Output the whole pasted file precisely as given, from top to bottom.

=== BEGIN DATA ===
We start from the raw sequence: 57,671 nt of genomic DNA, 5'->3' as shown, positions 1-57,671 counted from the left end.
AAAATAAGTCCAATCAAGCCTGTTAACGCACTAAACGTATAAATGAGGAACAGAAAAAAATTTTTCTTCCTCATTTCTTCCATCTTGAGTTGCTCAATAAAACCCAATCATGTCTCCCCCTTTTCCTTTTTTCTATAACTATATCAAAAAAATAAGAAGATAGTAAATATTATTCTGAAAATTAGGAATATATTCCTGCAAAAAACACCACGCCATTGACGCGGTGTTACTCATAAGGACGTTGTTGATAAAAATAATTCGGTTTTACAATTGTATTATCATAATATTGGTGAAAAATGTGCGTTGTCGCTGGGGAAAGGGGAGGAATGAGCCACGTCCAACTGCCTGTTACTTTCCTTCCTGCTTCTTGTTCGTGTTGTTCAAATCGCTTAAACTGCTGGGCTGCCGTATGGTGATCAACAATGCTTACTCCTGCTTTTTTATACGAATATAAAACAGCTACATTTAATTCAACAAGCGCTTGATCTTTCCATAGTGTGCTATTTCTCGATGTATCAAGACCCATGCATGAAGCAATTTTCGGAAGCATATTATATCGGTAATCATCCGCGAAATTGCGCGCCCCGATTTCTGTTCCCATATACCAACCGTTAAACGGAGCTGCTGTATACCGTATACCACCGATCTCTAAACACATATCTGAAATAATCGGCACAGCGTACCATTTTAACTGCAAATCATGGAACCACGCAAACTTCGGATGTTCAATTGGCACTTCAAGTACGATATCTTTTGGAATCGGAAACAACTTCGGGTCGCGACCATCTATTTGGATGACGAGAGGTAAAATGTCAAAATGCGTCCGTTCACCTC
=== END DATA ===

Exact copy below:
We start from the raw sequence: 57,671 nt of genomic DNA, 5'->3' as shown, positions 1-57,671 counted from the left end.
AAAATAAGTCCAATCAAGCCTGTTAACGCACTAAACGTATAAATGAGGAACAGAAAAAAATTTTTCTTCCTCATTTCTTCCATCTTGAGTTGCTCAATAAAACCCAATCATGTCTCCCCCTTTTCCTTTTTTCTATAACTATATCAAAAAAATAAGAAGATAGTAAATATTATTCTGAAAATTAGGAATATATTCCTGCAAAAAACACCACGCCATTGACGCGGTGTTACTCATAAGGACGTTGTTGATAAAAATAATTCGGTTTTACAATTGTATTATCATAATATTGGTGAAAAATGTGCGTTGTCGCTGGGGAAAGGGGAGGAATGAGCCACGTCCAACTGCCTGTTACTTTCCTTCCTGCTTCTTGTTCGTGTTGTTCAAATCGCTTAAACTGCTGGGCTGCCGTATGGTGATCAACAATGCTTACTCCTGCTTTTTTATACGAATATAAAACAGCTACATTTAATTCAACAAGCGCTTGATCTTTCCATAGTGTGCTATTTCTCGATGTATCAAGACCCATGCATGAAGCAATTTTCGGAAGCATATTATATCGGTAATCATCCGCGAAATTGCGCGCCCCGATTTCTGTTCCCATATACCAACCGTTAAACGGAGCTGCTGTATACCGTATACCACCGATCTCTAAACACATATCTGAAATAATCGGCACAGCGTACCATTTTAACTGCAAATCATGGAACCACGCAAACTTCGGATGTTCAATTGGCACTTCAAGTACGATATCTTTTGGAATCGGAAACAACTTCGGGTCGCGACCATCTATTTGGATGACGAGAGGTAAAATGTCAAAATGCGTCCGTTCACCTC